Aidan was born on October 27, 2008. It was a normal pregnancy and although a Cesarean birth, it was normal as mother and baby were fine. At about 6 months of age, my wife and I started to notice him not growing or gaining weight. We took him to a specialist in order to determine what was wrong. At first we were told he will just be a small child. He was put on a special formula and life continued. On February 20, 2010 Aidan had his first seizure. The doctor at the time lacked a good bedside manner. Not being happy with the answers we were getting locally we contacted Children's Hospital of Philadelphia. Luckily, we were able to convince them to see him for his seizures as well as his failure to grow. It was really at this point that my wife and I also noticed as did his doctors at CHOP that he stopped trying to speak, liked to spin in circles, did not respond to his name, and basically exhibited signs that fell into the autism spectrum. His GI doctor diagnosed him with Failure to Thrive Disorder and he was immediately put on a feeding tube. The doctor explained that Aidan’s body did not convert calories to pounds as a normal child should. His neurologist put him on anti-seizure medications and referred us to a genetics doctor, an allergist, as well as child development doctors at CHOP.
At 27 months old we were told that Aidan is functioning at a 3-6 month old level with language skills, severely delayed and that his social engagement for communication is minimal. Feb 24, 2011 Aidan went for early autism screening. We had already started early intervention therapy. He was having speech, occupational therapy and behavioral therapy.
At 28 months he was diagnosed with Autism. He had a Childhood Autism Rating Scale of 47.5 and had a severe range of Autism symptoms. We were told that with his other health issues and medications he was taken, there was no way for them to predict how severe his autism could be. There were no models to go by. Needless to say we were devastated to hear this. The ride home from Philly that day was long and quiet.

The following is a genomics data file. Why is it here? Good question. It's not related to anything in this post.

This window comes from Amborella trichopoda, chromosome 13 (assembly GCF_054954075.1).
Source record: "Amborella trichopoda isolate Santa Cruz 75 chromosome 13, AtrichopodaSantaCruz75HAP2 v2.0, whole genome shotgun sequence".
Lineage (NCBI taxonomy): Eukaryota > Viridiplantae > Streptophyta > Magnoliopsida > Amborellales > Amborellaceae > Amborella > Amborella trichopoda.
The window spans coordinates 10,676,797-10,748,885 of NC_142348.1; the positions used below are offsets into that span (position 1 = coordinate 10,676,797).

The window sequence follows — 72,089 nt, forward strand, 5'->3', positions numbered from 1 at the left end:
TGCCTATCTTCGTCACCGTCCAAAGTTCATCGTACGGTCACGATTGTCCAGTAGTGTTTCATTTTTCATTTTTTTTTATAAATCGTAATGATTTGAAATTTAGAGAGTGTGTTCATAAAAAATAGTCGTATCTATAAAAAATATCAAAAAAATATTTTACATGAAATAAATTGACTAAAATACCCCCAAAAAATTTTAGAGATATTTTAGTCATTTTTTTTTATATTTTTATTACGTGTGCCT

34 months and classified as non verbal. He does not understand much when being spoken to. He does start to learn sign language
November 1, 2011 Aidan starts full time in an Autistic classroom. One of the best programs in the country right here in Brick, N.J.
March 19, 2012- Aidan attempts to be verbal. Daddy is again the first word. It was the only word he had when his autism took away his voice. You really could not understand almost anything he was saying but we were hopeful that maybe one day we could communicate with him. In october of 2012 we're told he has the speech skills of a 2 year old, mainly repeating words he hears. For many parents, hearing this would be a bad thing, but for us it meant hope. Hope that one day he might be able to say hi, or goodbye, or I'm hungry, or a simple I love you.
Over the next year Aidan has lots of in home and at school therapy. He has become a very social child wanting to play with other kids. Loves going on the school bus and while you can't understand all he has to say, he talks up a storm. Music has become very important to him as he watches videos and sings along. His vocabulary has grown beyond anything we had imagined and we are pleasantly surprised by what comes out of his mouth. He holds conversations, asks for things, answers questions, plays with other kids, and while he still has health issues and takes medication daily, he has become increasingly more mainstream. His teachers are even talking about putting him into mainstream kindergarten next year. Oh, and yes, along with everything else that comes out of his mouth, he says hello, goodbye, I want food, and I love you on a daily basis. We are very lucky.